Melissa says putting on the Supergirl boots and cape for the first time was exciting and recalled how she showed photos of her dressed as Supergirl to family members, including her mother and husband, actor Blake Jenner. The character has been portrayed by Helen Slater in an 80s movie version and Laura Vandervoort as a supporting role in the Superman prequel series Smallville. Shouldn’t she be called Superwoman? … If we call her Supergirl, something less than what she is, doesn’t that make us guilty of being anti-feminist? Wanting her to have a normal upbringing, Superman places her in the care of the Danvers (Lois & Clark’s Dean Cain and Supergirl’s Helen Slater), scientists who helped him understand his powers and who also have another daughter, Alex. “Even though I had the all same powers ‘he’ did, I decided the best thing I could do was fit in,” Kara explains in a voice-over. Didn’t you say she’s a hero?” At this point, Cat delivers her best death stare: “I’m the hero!” she says. “I stuck a label on the side of this girl.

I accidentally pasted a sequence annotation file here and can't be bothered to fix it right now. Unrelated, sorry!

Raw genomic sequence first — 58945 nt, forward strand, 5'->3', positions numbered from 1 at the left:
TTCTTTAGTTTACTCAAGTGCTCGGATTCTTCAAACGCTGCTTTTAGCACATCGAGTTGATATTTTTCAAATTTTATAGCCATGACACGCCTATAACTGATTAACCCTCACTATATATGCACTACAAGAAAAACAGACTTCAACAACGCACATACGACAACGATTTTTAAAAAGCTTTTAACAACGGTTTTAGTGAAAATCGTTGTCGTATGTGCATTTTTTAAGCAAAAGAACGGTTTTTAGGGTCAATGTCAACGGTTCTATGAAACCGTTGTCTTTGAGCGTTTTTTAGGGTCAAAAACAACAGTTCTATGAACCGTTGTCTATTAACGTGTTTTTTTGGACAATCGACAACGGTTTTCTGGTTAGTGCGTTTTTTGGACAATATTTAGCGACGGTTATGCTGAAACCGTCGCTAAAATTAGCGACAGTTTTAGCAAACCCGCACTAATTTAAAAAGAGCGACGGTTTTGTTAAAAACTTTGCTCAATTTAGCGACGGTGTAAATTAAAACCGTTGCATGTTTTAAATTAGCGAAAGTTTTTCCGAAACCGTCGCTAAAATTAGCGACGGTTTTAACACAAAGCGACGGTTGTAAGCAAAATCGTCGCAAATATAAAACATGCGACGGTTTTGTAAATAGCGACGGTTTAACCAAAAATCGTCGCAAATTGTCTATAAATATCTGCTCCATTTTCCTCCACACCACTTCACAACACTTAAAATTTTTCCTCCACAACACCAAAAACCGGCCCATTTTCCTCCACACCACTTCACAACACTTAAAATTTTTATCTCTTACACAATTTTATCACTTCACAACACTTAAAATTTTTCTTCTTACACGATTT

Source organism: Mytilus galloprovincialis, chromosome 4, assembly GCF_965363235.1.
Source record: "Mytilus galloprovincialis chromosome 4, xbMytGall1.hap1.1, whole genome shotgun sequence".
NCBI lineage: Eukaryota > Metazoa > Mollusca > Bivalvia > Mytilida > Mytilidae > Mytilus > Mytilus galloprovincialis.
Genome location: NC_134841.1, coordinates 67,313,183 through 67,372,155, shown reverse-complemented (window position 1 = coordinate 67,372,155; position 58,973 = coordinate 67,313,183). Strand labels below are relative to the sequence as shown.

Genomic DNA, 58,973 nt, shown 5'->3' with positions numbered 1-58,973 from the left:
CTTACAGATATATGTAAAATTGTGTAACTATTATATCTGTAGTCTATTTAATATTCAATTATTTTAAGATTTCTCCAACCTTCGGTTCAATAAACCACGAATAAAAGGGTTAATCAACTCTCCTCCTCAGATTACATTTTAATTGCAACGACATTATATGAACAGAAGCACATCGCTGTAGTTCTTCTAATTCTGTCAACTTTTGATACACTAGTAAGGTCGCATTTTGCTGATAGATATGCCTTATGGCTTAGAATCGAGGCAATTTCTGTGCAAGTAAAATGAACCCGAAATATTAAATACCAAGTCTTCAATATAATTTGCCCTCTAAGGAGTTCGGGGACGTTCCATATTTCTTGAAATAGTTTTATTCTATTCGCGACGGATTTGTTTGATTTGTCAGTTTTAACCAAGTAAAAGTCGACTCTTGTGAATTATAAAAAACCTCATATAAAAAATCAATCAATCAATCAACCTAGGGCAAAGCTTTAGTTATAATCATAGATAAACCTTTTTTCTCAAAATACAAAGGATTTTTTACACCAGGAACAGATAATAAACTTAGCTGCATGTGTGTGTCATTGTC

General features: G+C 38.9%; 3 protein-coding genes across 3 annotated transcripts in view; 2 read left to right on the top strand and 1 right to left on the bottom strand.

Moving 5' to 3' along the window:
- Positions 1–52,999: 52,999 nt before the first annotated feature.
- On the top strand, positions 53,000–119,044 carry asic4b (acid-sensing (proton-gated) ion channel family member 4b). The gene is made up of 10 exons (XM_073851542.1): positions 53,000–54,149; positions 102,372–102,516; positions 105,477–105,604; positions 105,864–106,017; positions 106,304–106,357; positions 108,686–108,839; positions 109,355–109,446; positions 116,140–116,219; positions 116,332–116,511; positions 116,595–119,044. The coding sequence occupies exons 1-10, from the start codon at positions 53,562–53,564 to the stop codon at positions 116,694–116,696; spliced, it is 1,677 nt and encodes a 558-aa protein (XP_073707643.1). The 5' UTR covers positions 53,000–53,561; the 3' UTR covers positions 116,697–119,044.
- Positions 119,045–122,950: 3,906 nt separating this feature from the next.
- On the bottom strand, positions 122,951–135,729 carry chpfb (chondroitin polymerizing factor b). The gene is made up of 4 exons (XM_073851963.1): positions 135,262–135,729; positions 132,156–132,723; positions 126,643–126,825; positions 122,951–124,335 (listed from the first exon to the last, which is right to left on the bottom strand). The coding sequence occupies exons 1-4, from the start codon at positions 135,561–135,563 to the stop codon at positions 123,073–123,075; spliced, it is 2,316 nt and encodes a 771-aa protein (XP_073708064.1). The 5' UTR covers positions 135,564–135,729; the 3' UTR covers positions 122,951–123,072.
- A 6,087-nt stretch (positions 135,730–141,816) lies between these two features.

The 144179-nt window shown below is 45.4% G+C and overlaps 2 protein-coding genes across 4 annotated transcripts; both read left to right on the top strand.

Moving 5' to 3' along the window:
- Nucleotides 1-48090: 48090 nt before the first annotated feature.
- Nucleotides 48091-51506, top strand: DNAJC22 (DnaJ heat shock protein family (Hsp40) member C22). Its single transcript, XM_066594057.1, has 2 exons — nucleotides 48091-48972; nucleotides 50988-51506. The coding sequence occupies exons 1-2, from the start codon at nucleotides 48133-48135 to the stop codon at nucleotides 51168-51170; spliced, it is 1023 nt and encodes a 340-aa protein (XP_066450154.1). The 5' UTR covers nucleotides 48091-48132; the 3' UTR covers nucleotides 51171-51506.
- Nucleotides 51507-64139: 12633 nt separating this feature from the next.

She reasoned that, “Earth didn’t need another hero.” (Supergirl will spend most of its series premiere fighting back against this idea and making a case that Kara’s story is just as interesting and worthwhile as that of Superman.) The pilot of CBS’ Supergirl is fast-paced, charming, fun, and incredibly self-aware. While the pilot might not be a great episode — it’s a bit clunky thanks to enormous amounts of exposition, a necessary evil — it is effective and makes me want to return next week and, hopefully, for many more weeks to come.

When we catch-up with Kara in the present, she’s working as an editorial assistant at the National City-based media conglomerate CatCo Worldwide Media, a job that mainly consists of fetching coffee. And, as the show itself notes, it’s a story you’ve already heard, not just because a lot of comic book origin stories have similarities, but because Supergirl (or Kara Zor-El) has the exact same backstory as her cousin, Superman. That’s certainly going to create emotional issues for Kara when she’s placed in situations where, perhaps to save Earth, she’s going to have to end her aunt’s life.